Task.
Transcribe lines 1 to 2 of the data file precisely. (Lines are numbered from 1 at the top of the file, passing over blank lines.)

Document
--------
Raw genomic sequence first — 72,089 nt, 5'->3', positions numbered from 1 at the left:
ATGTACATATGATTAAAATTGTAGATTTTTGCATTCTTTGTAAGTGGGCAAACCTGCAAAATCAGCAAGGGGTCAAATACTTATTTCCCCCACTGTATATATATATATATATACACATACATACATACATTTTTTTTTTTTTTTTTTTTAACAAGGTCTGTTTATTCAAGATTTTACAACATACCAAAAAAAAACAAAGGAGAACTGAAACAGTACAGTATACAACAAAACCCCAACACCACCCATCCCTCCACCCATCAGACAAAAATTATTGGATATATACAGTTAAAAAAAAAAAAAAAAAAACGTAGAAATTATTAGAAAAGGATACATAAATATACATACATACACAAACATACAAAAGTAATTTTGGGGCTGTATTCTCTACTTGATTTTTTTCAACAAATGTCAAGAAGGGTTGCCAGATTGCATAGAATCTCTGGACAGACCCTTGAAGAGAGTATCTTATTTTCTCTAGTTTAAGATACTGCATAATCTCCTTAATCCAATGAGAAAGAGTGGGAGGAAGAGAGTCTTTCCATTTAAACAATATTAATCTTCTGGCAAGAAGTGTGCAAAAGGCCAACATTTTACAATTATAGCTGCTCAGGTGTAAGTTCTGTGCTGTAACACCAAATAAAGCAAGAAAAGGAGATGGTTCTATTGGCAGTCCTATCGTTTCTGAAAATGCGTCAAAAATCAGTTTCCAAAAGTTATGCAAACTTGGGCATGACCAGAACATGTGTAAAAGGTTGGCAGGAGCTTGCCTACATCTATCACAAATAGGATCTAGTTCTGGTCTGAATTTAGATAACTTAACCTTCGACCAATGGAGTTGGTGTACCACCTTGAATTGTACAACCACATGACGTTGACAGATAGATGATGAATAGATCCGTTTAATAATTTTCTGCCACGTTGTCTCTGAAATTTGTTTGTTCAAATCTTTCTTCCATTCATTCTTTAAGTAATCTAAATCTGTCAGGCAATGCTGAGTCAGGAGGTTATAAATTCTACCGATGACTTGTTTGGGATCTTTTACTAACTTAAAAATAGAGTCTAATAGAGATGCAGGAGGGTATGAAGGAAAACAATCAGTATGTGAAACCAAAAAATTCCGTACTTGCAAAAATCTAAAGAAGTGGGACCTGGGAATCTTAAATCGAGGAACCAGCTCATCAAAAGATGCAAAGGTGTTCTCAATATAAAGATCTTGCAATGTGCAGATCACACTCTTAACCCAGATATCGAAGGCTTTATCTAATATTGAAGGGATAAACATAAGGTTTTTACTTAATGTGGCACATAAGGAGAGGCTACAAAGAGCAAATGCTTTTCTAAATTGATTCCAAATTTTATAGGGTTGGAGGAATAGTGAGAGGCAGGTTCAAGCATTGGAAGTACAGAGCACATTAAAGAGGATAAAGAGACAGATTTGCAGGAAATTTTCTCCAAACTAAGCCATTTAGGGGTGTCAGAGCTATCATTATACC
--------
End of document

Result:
Raw genomic sequence first — 72,089 nt, 5'->3', positions numbered from 1 at the left:
ATGTACATATGATTAAAATTGTAGATTTTTGCATTCTTTGTAAGTGGGCAAACCTGCAAAATCAGCAAGGGGTCAAATACTTATTTCCCCCACTGTATATATATATATATATACACATACATACATACATTTTTTTTTTTTTTTTTTTTAACAAGGTCTGTTTATTCAAGATTTTACAACATACCAAAAAAAAACAAAGGAGAACTGAAACAGTACAGTATACAACAAAACCCCAACACCACCCATCCCTCCACCCATCAGACAAAAATTATTGGATATATACAGTTAAAAAAAAAAAAAAAAAAACGTAGAAATTATTAGAAAAGGATACATAAATATACATACATACACAAACATACAAAAGTAATTTTGGGGCTGTATTCTCTACTTGATTTTTTTCAACAAATGTCAAGAAGGGTTGCCAGATTGCATAGAATCTCTGGACAGACCCTTGAAGAGAGTATCTTATTTTCTCTAGTTTAAGATACTGCATAATCTCCTTAATCCAATGAGAAAGAGTGGGAGGAAGAGAGTCTTTCCATTTAAACAATATTAATCTTCTGGCAAGAAGTGTGCAAAAGGCCAACATTTTACAATTATAGCTGCTCAGGTGTAAGTTCTGTGCTGTAACACCAAATAAAGCAAGAAAAGGAGATGGTTCTATTGGCAGTCCTATCGTTTCTGAAAATGCGTCAAAAATCAGTTTCCAAAAGTTATGCAAACTTGGGCATGACCAGAACATGTGTAAAAGGTTGGCAGGAGCTTGCCTACATCTATCACAAATAGGATCTAGTTCTGGTCTGAATTTAGATAACTTAACCTTCGACCAATGGAGTTGGTGTACCACCTTGAATTGTACAACCACATGACGTTGACAGATAGATGATGAATAGATCCGTTTAATAATTTTCTGCCACGTTGTCTCTGAAATTTGTTTGTTCAAATCTTTCTTCCATTCATTCTTTAAGTAATCTAAATCTGTCAGGCAATGCTGAGTCAGGAGGTTATAAATTCTACCGATGACTTGTTTGGGATCTTTTACTAACTTAAAAATAGAGTCTAATAGAGATGCAGGAGGGTATGAAGGAAAACAATCAGTATGTGAAACCAAAAAATTCCGTACTTGCAAAAATCTAAAGAAGTGGGACCTGGGAATCTTAAATCGAGGAACCAGCTCATCAAAAGATGCAAAGGTGTTCTCAATATAAAGATCTTGCAATGTGCAGATCACACTCTTAACCCAGATATCGAAGGCTTTATCTAATATTGAAGGGATAAACATAAGGTTTTTACTTAATGTGGCACATAAGGAGAGGCTACAAAGAGCAAATGCTTTTCTAAATTGATTCCAAATTTTATAGGGTTGGAGGAATAGTGAGAGGCAGGTTCAAGCATTGGAAGTACAGAGCACATTAAAGAGGATAAAGAGACAGATTTGCAGGAAATTTTCTCCAAACTAAGCCATTTAGGGGTGTCAGAGCTATCATTATACC